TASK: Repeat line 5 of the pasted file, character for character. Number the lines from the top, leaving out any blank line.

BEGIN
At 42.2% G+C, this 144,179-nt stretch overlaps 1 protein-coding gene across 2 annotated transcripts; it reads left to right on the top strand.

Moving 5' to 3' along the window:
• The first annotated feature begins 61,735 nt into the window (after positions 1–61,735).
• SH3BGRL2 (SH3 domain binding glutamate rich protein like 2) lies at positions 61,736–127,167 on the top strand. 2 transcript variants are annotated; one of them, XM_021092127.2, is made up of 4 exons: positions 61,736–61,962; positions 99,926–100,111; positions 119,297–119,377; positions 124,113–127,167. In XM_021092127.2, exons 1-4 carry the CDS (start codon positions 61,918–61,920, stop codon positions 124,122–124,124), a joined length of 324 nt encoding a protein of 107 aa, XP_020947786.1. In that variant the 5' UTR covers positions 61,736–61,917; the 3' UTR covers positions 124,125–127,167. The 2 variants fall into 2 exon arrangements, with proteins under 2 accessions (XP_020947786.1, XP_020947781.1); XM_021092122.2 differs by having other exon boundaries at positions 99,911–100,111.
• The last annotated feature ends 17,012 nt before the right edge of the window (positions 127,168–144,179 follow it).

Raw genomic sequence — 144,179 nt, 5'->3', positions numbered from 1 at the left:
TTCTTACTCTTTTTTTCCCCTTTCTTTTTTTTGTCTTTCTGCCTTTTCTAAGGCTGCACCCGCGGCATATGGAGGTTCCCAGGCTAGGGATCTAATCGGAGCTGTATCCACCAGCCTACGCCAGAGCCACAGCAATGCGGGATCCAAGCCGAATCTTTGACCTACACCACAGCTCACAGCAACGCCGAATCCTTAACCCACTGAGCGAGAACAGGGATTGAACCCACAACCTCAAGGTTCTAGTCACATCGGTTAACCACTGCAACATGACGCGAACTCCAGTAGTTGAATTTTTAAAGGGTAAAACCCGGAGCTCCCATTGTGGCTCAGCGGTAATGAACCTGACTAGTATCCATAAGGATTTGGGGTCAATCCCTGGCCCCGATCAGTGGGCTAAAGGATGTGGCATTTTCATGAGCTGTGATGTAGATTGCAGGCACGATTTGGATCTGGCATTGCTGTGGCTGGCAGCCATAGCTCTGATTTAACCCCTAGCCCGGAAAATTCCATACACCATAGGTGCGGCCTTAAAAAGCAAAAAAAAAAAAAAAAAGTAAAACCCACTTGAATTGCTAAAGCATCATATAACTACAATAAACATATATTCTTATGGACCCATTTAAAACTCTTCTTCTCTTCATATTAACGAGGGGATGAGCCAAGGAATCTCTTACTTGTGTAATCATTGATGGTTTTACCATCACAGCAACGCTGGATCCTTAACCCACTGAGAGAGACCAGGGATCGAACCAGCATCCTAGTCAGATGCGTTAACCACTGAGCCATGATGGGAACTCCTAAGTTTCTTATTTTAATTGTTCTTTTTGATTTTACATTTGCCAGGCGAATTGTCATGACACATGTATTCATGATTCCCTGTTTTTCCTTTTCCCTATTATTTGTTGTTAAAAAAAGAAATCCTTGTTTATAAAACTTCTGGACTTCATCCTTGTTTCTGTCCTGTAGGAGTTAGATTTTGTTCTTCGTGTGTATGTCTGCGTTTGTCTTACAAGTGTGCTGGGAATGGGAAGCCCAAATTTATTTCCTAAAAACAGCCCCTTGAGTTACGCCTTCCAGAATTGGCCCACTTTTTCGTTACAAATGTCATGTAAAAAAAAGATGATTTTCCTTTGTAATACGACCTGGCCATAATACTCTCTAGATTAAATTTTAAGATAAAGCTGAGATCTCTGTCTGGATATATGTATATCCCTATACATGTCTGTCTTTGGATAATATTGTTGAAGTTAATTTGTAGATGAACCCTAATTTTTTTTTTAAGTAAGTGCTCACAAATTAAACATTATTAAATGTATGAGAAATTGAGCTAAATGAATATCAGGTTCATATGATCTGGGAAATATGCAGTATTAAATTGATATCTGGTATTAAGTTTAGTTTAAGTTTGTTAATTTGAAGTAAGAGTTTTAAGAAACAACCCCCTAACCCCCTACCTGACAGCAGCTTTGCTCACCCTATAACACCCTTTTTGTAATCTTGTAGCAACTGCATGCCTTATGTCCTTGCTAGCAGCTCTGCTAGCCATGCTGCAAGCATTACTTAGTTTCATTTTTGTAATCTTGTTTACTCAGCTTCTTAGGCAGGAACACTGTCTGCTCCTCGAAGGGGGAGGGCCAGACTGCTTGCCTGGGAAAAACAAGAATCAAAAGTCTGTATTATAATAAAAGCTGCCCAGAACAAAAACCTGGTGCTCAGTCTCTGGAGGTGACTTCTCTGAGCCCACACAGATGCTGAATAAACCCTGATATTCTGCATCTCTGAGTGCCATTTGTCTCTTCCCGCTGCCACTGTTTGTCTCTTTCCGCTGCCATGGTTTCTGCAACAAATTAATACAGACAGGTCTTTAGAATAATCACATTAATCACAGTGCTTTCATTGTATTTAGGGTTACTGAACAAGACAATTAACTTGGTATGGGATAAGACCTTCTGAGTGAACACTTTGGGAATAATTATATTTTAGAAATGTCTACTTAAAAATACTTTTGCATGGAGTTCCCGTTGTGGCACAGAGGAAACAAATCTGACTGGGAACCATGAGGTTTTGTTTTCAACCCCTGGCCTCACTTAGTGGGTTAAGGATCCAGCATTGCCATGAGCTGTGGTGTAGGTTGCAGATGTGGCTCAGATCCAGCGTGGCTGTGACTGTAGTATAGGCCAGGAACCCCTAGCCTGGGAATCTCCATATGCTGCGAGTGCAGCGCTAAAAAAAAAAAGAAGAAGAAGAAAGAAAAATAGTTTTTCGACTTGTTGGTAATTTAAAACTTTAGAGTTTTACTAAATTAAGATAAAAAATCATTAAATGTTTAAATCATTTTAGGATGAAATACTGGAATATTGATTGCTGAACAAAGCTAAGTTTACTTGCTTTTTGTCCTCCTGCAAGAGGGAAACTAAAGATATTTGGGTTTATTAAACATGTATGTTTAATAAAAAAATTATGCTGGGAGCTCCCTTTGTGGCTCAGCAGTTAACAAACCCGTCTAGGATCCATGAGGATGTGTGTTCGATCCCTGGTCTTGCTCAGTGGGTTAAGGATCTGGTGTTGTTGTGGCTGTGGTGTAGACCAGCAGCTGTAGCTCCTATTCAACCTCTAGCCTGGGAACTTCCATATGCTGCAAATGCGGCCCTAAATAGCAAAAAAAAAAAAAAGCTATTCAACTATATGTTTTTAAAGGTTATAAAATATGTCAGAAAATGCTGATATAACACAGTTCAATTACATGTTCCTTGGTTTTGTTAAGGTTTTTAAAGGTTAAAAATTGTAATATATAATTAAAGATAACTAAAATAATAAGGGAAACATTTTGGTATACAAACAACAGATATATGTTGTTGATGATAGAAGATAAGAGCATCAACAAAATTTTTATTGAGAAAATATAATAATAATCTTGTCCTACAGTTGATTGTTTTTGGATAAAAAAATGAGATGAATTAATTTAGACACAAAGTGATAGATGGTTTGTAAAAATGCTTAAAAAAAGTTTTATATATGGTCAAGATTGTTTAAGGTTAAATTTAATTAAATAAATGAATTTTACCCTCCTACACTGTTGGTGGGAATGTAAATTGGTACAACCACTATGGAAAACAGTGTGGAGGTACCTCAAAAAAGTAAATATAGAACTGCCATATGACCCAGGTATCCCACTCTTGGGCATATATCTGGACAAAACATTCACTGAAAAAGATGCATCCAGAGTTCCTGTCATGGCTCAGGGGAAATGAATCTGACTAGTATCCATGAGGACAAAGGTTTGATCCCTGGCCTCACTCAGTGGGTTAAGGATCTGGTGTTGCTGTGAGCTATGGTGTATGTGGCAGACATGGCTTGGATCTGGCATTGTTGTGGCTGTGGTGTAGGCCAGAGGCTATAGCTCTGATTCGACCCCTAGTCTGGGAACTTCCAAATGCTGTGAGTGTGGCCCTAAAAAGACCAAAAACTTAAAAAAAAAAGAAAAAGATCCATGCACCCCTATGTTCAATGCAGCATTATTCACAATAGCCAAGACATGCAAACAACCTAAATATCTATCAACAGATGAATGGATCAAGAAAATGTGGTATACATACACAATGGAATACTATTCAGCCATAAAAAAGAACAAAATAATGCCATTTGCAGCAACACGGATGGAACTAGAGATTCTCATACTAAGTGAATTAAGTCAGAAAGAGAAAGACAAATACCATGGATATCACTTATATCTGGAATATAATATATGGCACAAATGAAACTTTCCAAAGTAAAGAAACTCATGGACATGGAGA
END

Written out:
• The last annotated feature ends 17,012 nt before the right edge of the window (positions 127,168–144,179 follow it).